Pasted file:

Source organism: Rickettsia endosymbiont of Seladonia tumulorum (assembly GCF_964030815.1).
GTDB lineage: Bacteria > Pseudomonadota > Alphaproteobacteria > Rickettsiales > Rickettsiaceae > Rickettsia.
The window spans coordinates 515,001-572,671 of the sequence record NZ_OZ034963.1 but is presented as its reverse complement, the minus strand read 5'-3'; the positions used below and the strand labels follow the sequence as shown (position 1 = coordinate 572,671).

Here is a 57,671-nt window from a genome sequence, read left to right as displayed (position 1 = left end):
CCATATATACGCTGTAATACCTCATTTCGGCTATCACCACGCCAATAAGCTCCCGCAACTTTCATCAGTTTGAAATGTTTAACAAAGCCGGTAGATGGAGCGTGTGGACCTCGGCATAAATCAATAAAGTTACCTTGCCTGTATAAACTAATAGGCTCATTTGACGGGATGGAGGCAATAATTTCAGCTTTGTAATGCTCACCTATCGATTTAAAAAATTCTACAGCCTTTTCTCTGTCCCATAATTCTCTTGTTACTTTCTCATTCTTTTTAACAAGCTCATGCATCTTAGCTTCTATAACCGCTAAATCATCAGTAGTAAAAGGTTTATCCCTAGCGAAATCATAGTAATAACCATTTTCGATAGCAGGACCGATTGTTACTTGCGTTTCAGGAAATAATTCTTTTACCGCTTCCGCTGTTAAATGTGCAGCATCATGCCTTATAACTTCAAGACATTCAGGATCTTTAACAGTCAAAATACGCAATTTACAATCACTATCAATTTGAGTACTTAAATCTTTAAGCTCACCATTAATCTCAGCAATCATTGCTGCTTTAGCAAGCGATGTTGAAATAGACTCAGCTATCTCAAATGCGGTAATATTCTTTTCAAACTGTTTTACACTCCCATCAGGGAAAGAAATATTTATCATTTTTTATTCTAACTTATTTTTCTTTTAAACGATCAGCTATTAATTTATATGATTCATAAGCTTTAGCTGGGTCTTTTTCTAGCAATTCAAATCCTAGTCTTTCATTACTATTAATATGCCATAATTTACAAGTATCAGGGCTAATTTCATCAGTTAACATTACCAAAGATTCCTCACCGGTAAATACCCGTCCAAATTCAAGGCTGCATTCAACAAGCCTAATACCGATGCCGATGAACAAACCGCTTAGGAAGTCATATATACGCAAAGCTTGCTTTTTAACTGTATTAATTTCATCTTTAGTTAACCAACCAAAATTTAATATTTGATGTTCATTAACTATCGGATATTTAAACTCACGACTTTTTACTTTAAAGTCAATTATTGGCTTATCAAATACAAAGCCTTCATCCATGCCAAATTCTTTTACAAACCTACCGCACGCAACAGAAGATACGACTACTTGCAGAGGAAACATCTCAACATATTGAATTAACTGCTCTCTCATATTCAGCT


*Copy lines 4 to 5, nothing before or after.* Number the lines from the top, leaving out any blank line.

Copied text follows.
Here is a 57,671-nt window from a genome sequence, read left to right as displayed (position 1 = left end):
CCATATATACGCTGTAATACCTCATTTCGGCTATCACCACGCCAATAAGCTCCCGCAACTTTCATCAGTTTGAAATGTTTAACAAAGCCGGTAGATGGAGCGTGTGGACCTCGGCATAAATCAATAAAGTTACCTTGCCTGTATAAACTAATAGGCTCATTTGACGGGATGGAGGCAATAATTTCAGCTTTGTAATGCTCACCTATCGATTTAAAAAATTCTACAGCCTTTTCTCTGTCCCATAATTCTCTTGTTACTTTCTCATTCTTTTTAACAAGCTCATGCATCTTAGCTTCTATAACCGCTAAATCATCAGTAGTAAAAGGTTTATCCCTAGCGAAATCATAGTAATAACCATTTTCGATAGCAGGACCGATTGTTACTTGCGTTTCAGGAAATAATTCTTTTACCGCTTCCGCTGTTAAATGTGCAGCATCATGCCTTATAACTTCAAGACATTCAGGATCTTTAACAGTCAAAATACGCAATTTACAATCACTATCAATTTGAGTACTTAAATCTTTAAGCTCACCATTAATCTCAGCAATCATTGCTGCTTTAGCAAGCGATGTTGAAATAGACTCAGCTATCTCAAATGCGGTAATATTCTTTTCAAACTGTTTTACACTCCCATCAGGGAAAGAAATATTTATCATTTTTTATTCTAACTTATTTTTCTTTTAAACGATCAGCTATTAATTTATATGATTCATAAGCTTTAGCTGGGTCTTTTTCTAGCAATTCAAATCCTAGTCTTTCATTACTATTAATATGCCATAATTTACAAGTATCAGGGCTAATTTCATCAGTTAACATTACCAAAGATTCCTCACCGGTAAATACCCGTCCAAATTCAAGGCTGCATTCAACAAGCCTAATACCGATGCCGATGAACAAACCGCTTAGGAAGTCATATATACGCAAAGCTTGCTTTTTAACTGTATTAATTTCATCTTTAGTTAACCAACCAAAATTTAATATTTGATGTTCATTAACTATCGGATATTTAAACTCACGACTTTTTACTTTAAAGTCAATTATTGGCTTATCAAATACAAAGCCTTCATCCATGCCAAATTCTTTTACAAACCTACCGCACGCAACAGAAGATACGACTACTTGCAGAGGAAACATCTCAACATATTGAATTAACTGCTCTCTCATATTCAGCT